Anchor: Project Economy News for you now, it is graduation time.
Anchor: It is, and money of course is the go-to gift for most people. So financial adviser Kurt Pearson is here. Thanks for being here, you have some do’s and don’ts for the graduates when it comes to those money gifts.
Kurt: Yes, it’s always difficult to handle a bit of a windfall into a high school graduate especially as those gift roll in it looks like, “Wow, money is really stacking up…”
Anchor: Pretty exciting.
Kurt: Yeah. Typical advice of course is any time we’re heading in to a life transition we want to err on the side of liquidity. And so we want to keep a good solid chunk in cash reserves. Of course, for the high school graduate, and the parents that are involved it’s always a good time to evaluate how are we going to build autonomy in the graduate’s life? Autonomy in terms of how they relate to cash flow, and how they handle their cash flow, and what kind of income will it have? How are they going to handle debt, and how are they going to establish a credit rating? Those kinds of things are really important.
So having a little bit of cash on the sideline they can stay in an emergency type of reserve fund would be one of the better uses, I think, for those gifts that come rolling in.
Anchor: And establishing things like a credit rating are very important to do at a young age and to keep up with it.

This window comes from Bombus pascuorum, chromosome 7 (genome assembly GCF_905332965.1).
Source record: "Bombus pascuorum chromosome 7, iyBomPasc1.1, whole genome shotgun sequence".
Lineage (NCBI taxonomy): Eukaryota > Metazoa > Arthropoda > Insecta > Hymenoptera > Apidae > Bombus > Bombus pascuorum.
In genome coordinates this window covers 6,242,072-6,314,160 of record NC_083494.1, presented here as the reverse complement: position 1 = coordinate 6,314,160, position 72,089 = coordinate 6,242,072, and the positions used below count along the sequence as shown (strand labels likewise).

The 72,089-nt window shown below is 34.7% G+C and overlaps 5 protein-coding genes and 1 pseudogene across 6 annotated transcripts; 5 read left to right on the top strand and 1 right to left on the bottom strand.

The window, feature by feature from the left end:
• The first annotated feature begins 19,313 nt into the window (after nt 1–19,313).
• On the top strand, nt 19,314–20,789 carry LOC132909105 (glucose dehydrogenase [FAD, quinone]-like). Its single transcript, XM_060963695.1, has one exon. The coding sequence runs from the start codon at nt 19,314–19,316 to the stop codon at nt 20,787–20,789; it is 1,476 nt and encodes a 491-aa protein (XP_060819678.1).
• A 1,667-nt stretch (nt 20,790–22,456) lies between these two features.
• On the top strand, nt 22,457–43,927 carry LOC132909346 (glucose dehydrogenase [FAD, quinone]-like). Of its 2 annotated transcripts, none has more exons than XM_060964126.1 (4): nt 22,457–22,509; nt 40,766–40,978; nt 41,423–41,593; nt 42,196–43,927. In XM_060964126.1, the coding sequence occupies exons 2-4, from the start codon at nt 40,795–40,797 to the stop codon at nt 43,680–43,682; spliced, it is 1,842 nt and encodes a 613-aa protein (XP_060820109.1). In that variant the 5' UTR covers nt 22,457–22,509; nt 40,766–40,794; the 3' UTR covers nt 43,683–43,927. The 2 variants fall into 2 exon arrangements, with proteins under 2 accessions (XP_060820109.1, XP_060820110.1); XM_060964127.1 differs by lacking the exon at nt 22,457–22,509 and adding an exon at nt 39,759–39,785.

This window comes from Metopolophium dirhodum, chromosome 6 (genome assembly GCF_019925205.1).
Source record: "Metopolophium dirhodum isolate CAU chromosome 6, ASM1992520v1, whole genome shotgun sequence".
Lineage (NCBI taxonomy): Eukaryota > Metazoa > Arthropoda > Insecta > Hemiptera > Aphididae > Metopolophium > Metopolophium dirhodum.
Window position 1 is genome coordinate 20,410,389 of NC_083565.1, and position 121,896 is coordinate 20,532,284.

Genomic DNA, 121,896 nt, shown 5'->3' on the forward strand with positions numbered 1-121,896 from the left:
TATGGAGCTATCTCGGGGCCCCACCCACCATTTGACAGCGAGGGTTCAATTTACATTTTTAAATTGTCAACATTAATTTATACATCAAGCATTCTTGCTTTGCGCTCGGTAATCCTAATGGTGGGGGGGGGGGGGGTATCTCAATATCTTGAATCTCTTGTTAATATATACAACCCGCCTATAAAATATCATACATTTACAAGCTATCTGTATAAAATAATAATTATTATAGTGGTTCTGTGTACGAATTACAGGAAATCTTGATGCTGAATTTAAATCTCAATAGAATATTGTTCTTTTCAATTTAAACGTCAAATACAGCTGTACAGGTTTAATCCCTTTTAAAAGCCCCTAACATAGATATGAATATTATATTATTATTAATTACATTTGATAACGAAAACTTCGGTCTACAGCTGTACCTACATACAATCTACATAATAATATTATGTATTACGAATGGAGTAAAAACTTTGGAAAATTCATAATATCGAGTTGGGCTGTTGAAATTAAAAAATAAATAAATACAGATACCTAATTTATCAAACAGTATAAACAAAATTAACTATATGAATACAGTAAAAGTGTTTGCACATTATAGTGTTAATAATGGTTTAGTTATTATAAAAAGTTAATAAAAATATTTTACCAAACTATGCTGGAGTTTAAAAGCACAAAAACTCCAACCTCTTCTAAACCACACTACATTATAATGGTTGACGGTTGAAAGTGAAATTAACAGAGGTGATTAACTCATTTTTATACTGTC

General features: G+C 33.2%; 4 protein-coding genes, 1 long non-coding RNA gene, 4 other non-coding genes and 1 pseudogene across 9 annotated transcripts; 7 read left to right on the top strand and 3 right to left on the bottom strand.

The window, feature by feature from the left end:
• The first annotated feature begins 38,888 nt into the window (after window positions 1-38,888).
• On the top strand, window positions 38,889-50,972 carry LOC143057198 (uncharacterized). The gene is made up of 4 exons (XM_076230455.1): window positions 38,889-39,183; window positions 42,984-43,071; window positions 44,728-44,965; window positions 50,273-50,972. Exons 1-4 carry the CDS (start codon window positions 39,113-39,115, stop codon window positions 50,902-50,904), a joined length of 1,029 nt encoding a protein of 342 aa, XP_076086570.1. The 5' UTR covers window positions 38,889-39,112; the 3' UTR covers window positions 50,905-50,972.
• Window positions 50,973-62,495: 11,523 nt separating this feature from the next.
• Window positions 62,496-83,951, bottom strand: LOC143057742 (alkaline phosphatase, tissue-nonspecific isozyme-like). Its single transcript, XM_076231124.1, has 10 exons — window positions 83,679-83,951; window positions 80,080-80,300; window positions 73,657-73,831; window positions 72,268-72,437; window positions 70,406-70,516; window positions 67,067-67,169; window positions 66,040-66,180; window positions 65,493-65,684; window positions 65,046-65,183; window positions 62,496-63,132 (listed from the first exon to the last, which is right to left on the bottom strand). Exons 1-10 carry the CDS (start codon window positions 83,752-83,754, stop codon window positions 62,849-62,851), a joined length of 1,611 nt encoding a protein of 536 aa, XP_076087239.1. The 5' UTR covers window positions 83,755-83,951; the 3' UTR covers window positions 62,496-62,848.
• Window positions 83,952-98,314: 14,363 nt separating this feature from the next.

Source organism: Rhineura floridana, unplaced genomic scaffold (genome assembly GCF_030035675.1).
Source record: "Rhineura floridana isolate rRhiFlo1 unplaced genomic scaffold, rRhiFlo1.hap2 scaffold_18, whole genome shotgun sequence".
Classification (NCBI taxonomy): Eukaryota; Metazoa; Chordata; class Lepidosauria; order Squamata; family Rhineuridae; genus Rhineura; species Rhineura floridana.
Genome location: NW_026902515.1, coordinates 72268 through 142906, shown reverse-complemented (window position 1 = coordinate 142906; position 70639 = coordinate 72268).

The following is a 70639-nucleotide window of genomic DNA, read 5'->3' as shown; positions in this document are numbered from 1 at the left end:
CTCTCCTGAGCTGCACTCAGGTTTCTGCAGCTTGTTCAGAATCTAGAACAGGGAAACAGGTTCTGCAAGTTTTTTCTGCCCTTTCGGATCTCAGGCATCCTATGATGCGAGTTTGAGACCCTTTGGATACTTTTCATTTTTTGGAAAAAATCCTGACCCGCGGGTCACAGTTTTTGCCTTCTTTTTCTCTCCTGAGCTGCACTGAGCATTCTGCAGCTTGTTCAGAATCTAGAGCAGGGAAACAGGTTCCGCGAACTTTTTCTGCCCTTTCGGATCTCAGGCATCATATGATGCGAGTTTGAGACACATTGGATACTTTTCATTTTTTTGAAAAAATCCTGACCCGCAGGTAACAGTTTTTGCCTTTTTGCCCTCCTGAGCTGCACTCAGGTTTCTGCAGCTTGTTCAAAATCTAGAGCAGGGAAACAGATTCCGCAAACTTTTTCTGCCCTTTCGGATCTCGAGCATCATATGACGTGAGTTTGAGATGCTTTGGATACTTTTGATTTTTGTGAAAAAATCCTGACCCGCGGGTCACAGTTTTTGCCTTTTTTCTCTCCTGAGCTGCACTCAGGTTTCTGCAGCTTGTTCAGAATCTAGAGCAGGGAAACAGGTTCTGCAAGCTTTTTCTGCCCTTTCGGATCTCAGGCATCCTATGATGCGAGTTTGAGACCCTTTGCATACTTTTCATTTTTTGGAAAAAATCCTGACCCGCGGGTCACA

Kurt: Yes, they really are. So debt isn’t bad. It’s – when it’s misused, that’s when it becomes a problem. And so it’s very important for parents to take a role but also to you know, hand out the responsibility to see that autonomy begin to build.
Now, for the college graduate, a little different, usually the gifts that are rolling in maybe aren’t as quite as significant but the college graduate has even more of a responsibility because they’re usually coming out of college maybe with a little bit of debt. They need to be getting their income cranked up, and getting into a job, and a career. So there’s a lot of important life lessons that have to be learned fairly quickly for those college graduates.
Anchor: And those student loan bills start rolling in awfully quickly so….
Kurt: Organizing that debt is —
Anchor: It’s one of the hardest things to do; teach kids how to save money. Thank you very much, Kurt. If you have any questions for Kurt you can contact him at Compass Financial. The number there, 515- 327-1020.